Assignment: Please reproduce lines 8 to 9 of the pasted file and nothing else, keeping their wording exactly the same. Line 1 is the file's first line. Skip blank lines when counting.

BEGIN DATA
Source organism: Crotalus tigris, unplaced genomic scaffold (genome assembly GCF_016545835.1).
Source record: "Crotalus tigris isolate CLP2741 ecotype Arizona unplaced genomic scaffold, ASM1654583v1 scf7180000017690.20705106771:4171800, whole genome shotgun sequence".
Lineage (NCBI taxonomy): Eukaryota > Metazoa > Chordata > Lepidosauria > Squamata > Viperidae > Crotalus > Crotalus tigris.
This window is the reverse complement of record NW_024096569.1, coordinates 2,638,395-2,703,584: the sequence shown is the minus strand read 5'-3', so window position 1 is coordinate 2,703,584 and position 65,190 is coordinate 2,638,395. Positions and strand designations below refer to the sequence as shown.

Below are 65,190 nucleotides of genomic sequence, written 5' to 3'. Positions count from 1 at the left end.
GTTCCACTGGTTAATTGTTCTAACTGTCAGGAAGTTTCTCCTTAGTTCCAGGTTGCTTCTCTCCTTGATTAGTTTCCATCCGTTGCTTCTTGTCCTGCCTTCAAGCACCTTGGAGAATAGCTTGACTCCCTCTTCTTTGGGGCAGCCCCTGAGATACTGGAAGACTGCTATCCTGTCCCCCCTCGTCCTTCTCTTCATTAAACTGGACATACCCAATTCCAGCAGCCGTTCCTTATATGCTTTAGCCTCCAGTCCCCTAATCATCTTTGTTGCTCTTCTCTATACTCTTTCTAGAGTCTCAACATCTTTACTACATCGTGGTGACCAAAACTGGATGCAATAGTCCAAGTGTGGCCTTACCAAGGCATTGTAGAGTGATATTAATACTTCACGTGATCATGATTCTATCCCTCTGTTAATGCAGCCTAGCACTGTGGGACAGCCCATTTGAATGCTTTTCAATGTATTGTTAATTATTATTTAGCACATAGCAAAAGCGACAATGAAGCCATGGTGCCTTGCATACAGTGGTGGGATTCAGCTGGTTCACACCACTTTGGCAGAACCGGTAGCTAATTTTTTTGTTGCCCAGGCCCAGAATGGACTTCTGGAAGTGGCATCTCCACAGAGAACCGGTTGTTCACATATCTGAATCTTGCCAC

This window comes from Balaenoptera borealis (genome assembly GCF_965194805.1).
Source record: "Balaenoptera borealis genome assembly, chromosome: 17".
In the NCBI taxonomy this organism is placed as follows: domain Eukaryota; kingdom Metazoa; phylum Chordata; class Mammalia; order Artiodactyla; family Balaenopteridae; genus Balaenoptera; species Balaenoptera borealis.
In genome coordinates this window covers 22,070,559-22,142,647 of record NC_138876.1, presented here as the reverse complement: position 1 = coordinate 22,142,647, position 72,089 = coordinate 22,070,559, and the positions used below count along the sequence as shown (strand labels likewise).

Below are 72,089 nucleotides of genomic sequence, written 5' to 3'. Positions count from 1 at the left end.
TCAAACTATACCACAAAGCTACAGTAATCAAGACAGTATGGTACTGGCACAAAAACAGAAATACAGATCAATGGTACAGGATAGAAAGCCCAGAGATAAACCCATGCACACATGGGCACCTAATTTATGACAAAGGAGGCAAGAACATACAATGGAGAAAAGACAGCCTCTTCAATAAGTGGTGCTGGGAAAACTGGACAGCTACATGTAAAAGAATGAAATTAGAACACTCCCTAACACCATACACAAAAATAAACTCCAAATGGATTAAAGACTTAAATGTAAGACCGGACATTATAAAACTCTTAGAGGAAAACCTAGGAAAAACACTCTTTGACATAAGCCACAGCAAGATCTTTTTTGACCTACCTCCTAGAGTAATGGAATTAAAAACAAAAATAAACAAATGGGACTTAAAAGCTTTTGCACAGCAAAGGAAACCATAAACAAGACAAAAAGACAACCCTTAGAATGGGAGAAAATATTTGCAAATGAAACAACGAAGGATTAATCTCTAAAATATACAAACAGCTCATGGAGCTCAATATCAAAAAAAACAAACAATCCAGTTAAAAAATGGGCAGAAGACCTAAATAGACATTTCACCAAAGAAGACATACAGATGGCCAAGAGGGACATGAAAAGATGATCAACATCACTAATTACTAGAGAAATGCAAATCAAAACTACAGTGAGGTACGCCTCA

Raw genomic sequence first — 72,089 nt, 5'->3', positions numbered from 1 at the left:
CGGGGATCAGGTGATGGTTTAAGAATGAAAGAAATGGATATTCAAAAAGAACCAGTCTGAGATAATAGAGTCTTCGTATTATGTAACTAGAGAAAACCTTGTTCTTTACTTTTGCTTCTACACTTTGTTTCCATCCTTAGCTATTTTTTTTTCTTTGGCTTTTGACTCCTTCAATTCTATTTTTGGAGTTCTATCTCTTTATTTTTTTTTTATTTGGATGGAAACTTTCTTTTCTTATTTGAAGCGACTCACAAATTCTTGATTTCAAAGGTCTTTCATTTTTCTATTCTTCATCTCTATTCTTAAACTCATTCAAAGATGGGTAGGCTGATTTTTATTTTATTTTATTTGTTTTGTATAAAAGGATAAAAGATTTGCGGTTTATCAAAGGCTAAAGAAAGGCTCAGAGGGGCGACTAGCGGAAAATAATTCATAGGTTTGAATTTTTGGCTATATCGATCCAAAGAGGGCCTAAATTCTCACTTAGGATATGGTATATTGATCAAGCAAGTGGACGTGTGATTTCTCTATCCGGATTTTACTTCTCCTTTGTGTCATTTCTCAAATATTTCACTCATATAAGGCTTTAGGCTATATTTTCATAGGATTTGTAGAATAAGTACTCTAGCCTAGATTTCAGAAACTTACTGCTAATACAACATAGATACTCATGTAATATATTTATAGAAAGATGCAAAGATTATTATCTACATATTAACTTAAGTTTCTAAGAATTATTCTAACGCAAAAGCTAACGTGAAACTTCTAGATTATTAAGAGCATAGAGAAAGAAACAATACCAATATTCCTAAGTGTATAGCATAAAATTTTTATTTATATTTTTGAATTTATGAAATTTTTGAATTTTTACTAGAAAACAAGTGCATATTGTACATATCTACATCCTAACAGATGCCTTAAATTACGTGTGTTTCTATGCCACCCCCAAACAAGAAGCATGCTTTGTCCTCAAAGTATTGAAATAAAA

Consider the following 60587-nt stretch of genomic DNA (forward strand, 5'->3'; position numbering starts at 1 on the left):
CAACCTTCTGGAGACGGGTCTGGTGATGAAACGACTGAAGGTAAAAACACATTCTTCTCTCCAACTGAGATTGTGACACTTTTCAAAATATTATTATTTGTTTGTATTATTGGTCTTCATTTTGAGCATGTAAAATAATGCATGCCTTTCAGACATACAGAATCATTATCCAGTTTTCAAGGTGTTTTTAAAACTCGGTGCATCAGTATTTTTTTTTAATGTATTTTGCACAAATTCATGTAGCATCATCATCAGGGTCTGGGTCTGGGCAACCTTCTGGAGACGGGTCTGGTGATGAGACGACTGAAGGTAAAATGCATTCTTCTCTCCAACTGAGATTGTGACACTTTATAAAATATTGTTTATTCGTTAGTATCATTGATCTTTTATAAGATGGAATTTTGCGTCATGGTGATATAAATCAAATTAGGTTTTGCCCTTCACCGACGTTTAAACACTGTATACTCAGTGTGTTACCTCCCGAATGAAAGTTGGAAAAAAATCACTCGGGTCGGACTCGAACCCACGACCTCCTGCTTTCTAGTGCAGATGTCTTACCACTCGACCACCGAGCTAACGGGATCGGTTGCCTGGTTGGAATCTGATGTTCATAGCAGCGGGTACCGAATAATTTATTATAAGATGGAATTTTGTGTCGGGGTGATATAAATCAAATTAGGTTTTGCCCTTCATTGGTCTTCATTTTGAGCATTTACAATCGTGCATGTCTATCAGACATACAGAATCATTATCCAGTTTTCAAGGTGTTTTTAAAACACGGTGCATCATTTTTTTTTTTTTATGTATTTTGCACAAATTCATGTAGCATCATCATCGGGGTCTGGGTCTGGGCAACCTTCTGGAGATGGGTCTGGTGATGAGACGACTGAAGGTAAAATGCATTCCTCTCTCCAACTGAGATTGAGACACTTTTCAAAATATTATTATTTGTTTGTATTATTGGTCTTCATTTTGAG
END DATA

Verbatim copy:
Source record: "Balaenoptera borealis genome assembly, chromosome: 17".
In the NCBI taxonomy this organism is placed as follows: domain Eukaryota; kingdom Metazoa; phylum Chordata; class Mammalia; order Artiodactyla; family Balaenopteridae; genus Balaenoptera; species Balaenoptera borealis.